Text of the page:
Compressed sensing is an efficient sensing/sampling paradigm and has been widly studied in different fields recently. Based on the compressed sensing theory, a signal can be recovered from far fewer samples or measurements than what the Shannon sampling theory requires if certain conditions hold. In MRI, fewer samples mean reduced acquisition time, hardware cost or energy consumption. It has attracted great interest to apply compressed sensing techniques to fast MRI. This project aims to fill the gap between the mathematical theory behind compressed-sensing, large scale optimization techniques and medical-imaging physical practice to maximize the potential of compressed sensing in MRI.
Large scale convex optimization techniques are important for medical imaging, machine learning and computer vision. We consider the minimization of a smooth convex function regularized by the composite prior models. This problem is generally difficult to solve even each subproblem regularized by one prior model is convex and easy. In this project, we propose a Fast Composite Splitting Algorithm (FCSA) to attach this problem. The proposed FCSA has been sucessfully applied to the compressed MR image reconstruction and low-rank tensor completion respectively.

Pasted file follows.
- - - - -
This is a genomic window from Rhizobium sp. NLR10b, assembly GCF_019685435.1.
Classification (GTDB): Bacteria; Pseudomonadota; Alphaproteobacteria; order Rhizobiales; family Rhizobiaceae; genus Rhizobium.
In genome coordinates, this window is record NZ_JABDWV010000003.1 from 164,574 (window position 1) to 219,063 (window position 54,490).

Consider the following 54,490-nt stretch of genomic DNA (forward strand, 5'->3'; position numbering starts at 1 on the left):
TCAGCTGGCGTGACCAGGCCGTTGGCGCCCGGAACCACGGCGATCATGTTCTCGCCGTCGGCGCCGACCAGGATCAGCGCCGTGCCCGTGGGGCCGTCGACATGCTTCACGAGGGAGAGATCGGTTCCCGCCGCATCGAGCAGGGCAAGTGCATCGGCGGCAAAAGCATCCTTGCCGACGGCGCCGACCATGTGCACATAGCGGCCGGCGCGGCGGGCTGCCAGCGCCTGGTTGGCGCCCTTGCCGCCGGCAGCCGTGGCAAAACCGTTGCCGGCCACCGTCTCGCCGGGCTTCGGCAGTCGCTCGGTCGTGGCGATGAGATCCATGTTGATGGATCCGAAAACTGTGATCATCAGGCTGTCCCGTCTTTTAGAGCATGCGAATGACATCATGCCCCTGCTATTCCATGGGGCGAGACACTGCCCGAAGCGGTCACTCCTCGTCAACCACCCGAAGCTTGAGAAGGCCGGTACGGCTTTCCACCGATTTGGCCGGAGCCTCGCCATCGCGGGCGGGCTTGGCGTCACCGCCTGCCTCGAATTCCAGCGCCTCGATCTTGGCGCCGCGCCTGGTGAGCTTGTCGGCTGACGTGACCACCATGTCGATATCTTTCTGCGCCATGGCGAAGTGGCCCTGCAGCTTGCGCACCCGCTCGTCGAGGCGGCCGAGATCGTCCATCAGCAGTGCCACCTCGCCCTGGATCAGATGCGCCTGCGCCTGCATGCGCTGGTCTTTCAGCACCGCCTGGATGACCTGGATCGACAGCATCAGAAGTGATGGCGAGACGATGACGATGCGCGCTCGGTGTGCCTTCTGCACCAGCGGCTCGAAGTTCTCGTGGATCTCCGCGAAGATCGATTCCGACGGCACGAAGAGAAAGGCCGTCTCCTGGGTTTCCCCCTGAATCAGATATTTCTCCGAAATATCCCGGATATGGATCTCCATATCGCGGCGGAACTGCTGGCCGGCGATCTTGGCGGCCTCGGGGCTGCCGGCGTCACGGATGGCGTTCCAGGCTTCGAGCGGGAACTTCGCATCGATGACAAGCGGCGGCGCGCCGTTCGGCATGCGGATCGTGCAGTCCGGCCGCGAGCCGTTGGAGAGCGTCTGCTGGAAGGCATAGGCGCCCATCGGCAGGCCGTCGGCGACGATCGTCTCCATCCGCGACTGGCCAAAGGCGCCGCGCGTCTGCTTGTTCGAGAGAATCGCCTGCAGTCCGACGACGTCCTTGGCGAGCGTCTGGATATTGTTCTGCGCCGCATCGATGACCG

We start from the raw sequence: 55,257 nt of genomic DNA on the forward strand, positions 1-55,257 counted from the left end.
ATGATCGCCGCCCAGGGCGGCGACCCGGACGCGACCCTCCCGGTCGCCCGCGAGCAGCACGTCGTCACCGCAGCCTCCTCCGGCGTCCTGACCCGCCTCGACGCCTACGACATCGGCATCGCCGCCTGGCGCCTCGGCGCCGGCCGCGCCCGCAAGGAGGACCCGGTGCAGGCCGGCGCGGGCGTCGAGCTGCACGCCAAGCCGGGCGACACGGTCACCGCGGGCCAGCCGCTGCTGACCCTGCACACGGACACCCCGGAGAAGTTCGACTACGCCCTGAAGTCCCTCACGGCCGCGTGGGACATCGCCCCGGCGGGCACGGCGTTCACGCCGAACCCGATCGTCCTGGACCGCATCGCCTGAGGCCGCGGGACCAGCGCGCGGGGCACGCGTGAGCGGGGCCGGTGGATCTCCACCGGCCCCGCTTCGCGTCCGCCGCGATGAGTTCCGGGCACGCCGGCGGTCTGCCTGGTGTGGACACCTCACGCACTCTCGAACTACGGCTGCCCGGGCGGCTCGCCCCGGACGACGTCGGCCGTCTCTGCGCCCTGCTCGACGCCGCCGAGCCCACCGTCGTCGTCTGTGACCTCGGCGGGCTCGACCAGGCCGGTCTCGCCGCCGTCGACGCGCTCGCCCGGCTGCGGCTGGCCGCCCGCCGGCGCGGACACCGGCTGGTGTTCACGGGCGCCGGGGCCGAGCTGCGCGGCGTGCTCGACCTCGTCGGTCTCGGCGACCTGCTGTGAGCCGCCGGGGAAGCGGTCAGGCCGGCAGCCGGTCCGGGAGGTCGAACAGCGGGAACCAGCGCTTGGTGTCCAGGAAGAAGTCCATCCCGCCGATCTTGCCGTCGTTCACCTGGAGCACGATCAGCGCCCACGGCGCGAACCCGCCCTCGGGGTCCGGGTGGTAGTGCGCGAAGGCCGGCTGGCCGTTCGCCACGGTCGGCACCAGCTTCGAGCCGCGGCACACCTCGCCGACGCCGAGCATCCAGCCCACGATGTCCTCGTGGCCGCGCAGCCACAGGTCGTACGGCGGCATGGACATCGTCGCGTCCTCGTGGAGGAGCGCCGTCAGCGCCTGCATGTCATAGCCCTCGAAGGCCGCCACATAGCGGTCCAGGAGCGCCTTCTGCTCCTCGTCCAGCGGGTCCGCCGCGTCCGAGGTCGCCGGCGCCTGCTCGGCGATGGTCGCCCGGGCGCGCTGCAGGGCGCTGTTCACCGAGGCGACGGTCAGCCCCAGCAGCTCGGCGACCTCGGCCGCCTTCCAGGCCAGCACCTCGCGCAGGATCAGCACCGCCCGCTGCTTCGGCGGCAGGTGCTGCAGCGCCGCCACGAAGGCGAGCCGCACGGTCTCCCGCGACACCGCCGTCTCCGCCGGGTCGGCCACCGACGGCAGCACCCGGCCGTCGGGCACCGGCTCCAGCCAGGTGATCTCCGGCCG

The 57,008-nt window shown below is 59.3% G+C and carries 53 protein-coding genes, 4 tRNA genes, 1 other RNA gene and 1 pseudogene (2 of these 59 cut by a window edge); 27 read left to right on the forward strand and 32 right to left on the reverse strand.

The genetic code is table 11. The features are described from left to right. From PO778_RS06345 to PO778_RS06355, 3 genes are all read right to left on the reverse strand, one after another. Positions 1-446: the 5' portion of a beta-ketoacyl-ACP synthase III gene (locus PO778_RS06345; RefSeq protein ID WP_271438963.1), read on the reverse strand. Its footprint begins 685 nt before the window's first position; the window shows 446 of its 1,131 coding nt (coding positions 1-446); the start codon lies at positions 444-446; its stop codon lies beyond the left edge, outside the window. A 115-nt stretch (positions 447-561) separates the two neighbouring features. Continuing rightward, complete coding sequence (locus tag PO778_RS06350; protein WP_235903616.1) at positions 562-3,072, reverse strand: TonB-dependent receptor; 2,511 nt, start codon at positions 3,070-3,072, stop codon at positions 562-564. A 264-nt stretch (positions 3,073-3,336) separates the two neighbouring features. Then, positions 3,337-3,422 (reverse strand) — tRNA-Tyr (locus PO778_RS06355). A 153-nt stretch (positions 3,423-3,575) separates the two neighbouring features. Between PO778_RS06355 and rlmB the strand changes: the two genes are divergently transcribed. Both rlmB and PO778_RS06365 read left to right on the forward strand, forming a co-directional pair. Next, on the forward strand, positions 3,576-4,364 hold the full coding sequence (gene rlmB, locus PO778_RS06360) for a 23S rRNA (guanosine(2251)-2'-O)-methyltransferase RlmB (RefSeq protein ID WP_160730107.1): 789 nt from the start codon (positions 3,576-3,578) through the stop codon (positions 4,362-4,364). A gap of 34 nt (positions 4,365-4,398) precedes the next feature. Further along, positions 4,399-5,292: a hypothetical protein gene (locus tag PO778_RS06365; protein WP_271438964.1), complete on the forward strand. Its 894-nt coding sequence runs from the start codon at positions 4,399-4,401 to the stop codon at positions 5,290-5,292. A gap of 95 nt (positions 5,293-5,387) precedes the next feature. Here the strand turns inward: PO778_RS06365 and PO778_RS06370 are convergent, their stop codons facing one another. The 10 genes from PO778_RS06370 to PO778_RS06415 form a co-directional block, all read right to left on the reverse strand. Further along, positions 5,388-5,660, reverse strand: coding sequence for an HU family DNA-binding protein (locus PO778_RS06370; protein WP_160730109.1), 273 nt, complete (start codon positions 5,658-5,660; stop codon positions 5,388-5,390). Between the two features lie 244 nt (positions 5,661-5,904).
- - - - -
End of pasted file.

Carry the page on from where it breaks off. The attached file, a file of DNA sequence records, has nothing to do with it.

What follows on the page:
Structured sparsity is a natural extension of the standard sparsity concept in statistical learning and compressive sensing. By allowing arbitrary structures on the feature set, this concept generalizes the group sparsity idea. A general theory is developed for learning with structured sparsity, based on the notion of coding complexity associated with the structure. Moreover, a structured greedy algorithm is proposed to efficiently solve the structured sparsity problem. We have demonstrated the advantage of structured sparsity over standard sparsity theoretically and experimentally.
Dynamic group sparsity is a natural extension of the standard sparsity concept in compressive sensing, and is motivated by the observation that in some practical sparse data the nonzero coefficients are often not random but tend to be clustered. Intuitively, better results can be achieved in these cases by reasonably utilizing both clustering and sparsity priors. Motivated by this idea, we have developed a new greedy sparse recovery algorithm, which prunes data residues in the iterative process according to both sparsity and group clustering priors rather than only sparsity as in previous methods. Moreover, it can adaptively learn the dynamic group structure and the sparsity number if they are not available in the practical applications.
We introduce a simple technique for obtaining transformation-invariant image sparse representation. It is rooted in two observations: 1) if the aligned model images of an object span a linear subspace, their transformed versions with respect to some group of transformations can still span a linear subspace in a higher dimension; 2) if a target (or test) image, aligned with the model images, lives in the above subspace, its pre-alignment versions would get closer to the subspace after applying estimated transformations with more and more accurate parameters. We have applied the proposed methodology to two applications: face recognition, and dynamic texture registration. The improved performance over previous methods that we obtain demonstrates the effectiveness of the proposed approach.